Planning is a basic management function that involves the identification of objectives, the formulation of strategies to achieve a set of objectives, and the definition of means to meet objectives in an efficient and effective manner. Nevertheless, the process of planning tends to be carried out in a mindless manner, leading to a ‘straightjacket’ approach that constrains managers in dealing with the unexpected.

Key Facts

    The planning process in organisations may suffer under the following three constraints:

    • Technical constraints: Forecasting inaccuracies are suggested by some studies to be caused by technical errors. ‘Technical error’ refers to unreliable or inaccurate data, the absence of data or the use of imperfect forecasting techniques. The lack of reliable or accurate data (e.g. from previous projects) may be due to the context in which forecasting is applied. Meyer et al. (2002), for example, compare new product development projects in four industries in terms of four dimensions – the level of chaos (unpredictability in the initial and underlying conditions), unforeseen uncertainty (the level of unpredictable emergence during the project), foreseen uncertainty (the level of predictable emergence during the project) and the level of variation (the difference between this and previous projects).

    • Political: Some researchers have stated that there are systemic problems in providing accurate plans, even to the point where purposeful underestimation of costs and overestimation of scope and time are common to gain approval and funding. For example, pre-sales teams, eager to get their ‘projects’ funded, resort to a form of deception, over-promising what their project will do and understating how much it will cost and when it will be completed.

    • Psychological: Political ‘deception’ of project forecasts is an intentional behavioural strategy; conscious bias is introduced to increase the probability of gaining project acceptance. In contrast, psychological bias subconsciously introduces optimism into the planning process. Yates (1990) confirmed the presence of two factors that are relevant here: over-optimism in estimates, and overconfidence in the reliability of those estimates. The causes behind these two factors have been studied extensively. For instance, when considering future events, people generally have an overly positive view of themselves, seeing their outcomes as being more positive than those of other people. They see themselves as less likely to experience negative events and more likely to experience positive events.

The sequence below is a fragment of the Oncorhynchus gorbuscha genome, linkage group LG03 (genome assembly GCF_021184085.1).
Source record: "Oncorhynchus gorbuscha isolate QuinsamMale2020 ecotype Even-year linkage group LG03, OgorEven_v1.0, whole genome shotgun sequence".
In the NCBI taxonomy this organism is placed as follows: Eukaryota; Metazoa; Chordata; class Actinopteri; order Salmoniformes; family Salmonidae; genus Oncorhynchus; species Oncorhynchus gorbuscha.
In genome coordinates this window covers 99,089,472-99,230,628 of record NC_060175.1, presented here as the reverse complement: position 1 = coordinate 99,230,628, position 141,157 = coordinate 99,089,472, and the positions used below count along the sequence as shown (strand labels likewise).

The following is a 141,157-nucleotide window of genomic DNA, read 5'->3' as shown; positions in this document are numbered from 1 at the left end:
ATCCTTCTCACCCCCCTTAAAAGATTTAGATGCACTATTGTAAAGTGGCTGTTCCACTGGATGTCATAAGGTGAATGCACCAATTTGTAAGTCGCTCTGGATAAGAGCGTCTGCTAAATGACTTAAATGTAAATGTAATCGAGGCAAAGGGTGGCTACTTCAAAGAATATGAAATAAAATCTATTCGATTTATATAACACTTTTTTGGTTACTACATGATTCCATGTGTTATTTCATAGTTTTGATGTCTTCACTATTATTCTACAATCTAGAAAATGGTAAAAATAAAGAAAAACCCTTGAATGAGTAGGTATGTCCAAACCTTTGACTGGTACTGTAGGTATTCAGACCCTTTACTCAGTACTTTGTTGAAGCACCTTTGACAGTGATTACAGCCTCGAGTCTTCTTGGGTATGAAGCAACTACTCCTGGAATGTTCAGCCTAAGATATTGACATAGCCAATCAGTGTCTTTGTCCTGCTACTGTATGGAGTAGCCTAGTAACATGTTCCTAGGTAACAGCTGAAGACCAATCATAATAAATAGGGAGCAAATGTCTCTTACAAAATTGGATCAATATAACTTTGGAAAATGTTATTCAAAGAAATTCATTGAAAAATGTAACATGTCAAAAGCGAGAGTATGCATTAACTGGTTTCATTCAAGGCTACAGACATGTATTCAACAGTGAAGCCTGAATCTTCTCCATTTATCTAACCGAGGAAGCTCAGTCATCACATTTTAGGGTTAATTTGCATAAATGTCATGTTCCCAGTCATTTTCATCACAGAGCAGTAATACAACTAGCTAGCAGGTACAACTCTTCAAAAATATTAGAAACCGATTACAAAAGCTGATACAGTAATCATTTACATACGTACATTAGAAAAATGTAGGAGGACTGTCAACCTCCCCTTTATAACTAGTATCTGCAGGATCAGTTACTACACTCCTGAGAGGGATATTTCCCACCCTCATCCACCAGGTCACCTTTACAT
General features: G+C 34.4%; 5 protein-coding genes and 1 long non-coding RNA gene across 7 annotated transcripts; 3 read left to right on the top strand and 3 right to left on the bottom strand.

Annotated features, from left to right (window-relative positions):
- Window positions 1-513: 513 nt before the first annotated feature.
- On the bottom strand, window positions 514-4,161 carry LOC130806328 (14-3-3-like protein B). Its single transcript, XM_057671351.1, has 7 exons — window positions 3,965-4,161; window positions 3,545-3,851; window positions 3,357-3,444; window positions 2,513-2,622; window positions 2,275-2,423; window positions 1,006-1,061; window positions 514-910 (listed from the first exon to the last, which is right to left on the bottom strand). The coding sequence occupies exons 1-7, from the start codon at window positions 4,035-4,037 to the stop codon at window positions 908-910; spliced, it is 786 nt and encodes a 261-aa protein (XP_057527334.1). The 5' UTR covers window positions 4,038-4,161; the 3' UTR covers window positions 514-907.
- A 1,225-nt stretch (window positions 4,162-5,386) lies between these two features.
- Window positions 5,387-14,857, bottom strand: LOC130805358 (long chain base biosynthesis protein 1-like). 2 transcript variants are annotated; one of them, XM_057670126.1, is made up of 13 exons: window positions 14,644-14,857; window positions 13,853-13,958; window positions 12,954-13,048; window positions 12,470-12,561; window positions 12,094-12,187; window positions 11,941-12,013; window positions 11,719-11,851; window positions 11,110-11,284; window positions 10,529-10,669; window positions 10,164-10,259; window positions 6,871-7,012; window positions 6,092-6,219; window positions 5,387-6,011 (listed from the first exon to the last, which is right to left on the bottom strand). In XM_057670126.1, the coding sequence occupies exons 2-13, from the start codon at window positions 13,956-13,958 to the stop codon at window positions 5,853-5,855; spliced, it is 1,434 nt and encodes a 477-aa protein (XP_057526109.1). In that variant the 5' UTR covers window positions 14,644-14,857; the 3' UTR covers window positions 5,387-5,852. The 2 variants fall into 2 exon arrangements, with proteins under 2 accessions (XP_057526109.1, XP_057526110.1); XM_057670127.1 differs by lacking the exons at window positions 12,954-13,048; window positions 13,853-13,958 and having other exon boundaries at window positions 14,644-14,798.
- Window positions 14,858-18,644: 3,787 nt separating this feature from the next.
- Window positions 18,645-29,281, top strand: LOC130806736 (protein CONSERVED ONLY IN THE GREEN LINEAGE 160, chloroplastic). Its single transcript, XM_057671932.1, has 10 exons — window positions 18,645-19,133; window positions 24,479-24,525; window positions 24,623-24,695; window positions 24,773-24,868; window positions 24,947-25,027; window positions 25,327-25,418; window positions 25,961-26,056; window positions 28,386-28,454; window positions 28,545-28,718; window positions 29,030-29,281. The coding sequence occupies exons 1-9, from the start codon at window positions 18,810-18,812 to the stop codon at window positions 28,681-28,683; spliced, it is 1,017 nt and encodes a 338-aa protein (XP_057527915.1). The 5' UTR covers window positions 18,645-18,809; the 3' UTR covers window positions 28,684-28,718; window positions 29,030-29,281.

Impact of our research

Given these constraints on the planning process, mindfulness represents a novel ingredient. A mindful planner is one who addresses the previously mentioned influences; that is, one who

  • acknowledges uncertainty in their plans
  • assumes that a plan is ‘wrong’ or inaccurate in the first place
  • does not seek for (an illusion of) certainty but a capability to address uncertainty
  • is reluctant to reinforce a baseline of a best case scenario but starts reading and preparing stakeholders to prevent a worst case scenario
  • who engages in constructive (not destructive) conversations with stakeholders, to create a ‘healthy unease’ about the influence of technical, political and psychological influences on the planning process

Why the research was commissioned

Our team, Leading Complex Change (LCC), is defining a range of toolkits that allow organisations and groups, but also individual managers, to be more mindful and more resilient in their approach to the unexpected. The ‘easy-to-apply’ Stakeholder Management Toolkit (SMT), which can be downloaded by clicking on the link below, may help you to start your planning process in a more mindful manner:

Step 1: Any planning must be aligned to the needs and wants of stakeholders. The stakeholder mapping tool will help you to be mindful of ‘what is at stake’.

Step 2: Instead of ‘anchoring’ your thoughts to a single best-case scenario, be mindful about multiple futures by applying the technique of scenario planning.

Step 3: The Pre-Mortem technique encourages you to be mindful of how to avoid a worst-case scenario, without neglecting to aim for the ideal of a best-case outcome.